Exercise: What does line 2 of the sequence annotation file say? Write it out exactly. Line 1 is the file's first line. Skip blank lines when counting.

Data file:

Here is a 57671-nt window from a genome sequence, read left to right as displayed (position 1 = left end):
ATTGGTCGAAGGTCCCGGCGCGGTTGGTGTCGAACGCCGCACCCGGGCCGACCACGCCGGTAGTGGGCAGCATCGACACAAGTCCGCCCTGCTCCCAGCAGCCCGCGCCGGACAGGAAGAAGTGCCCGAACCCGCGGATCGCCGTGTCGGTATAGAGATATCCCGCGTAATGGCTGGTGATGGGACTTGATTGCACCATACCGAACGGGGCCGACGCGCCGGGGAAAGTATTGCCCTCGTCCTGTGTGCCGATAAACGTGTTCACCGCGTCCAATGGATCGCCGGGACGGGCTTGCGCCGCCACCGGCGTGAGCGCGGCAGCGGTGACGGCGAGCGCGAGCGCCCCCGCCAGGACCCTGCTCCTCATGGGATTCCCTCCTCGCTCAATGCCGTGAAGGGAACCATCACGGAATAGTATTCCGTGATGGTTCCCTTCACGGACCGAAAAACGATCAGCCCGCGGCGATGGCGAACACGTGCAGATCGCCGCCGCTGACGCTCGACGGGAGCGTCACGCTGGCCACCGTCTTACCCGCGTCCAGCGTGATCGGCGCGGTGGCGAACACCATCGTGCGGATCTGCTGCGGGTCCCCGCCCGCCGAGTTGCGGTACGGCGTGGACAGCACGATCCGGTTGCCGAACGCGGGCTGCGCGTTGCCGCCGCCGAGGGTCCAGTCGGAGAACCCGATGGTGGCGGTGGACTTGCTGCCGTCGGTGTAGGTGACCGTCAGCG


ATTGGTCGAAGGTCCCGGCGCGGTTGGTGTCGAACGCCGCACCCGGGCCGACCACGCCGGTAGTGGGCAGCATCGACACAAGTCCGCCCTGCTCCCAGCAGCCCGCGCCGGACAGGAAGAAGTGCCCGAACCCGCGGATCGCCGTGTCGGTATAGAGATATCCCGCGTAATGGCTGGTGATGGGACTTGATTGCACCATACCGAACGGGGCCGACGCGCCGGGGAAAGTATTGCCCTCGTCCTGTGTGCCGATAAACGTGTTCACCGCGTCCAATGGATCGCCGGGACGGGCTTGCGCCGCCACCGGCGTGAGCGCGGCAGCGGTGACGGCGAGCGCGAGCGCCCCCGCCAGGACCCTGCTCCTCATGGGATTCCCTCCTCGCTCAATGCCGTGAAGGGAACCATCACGGAATAGTATTCCGTGATGGTTCCCTTCACGGACCGAAAAACGATCAGCCCGCGGCGATGGCGAACACGTGCAGATCGCCGCCGCTGACGCTCGACGGGAGCGTCACGCTGGCCACCGTCTTACCCGCGTCCAGCGTGATCGGCGCGGTGGCGAACACCATCGTGCGGATCTGCTGCGGGTCCCCGCCCGCCGAGTTGCGGTACGGCGTGGACAGCACGATCCGGTTGCCGAACGCGGGCTGCGCGTTGCCGCCGCCGAGGGTCCAGTCGGAGAACCCGATGGTGGCGGTGGACTTGCTGCCGTCGGTGTAGGTGACCGTCAGCG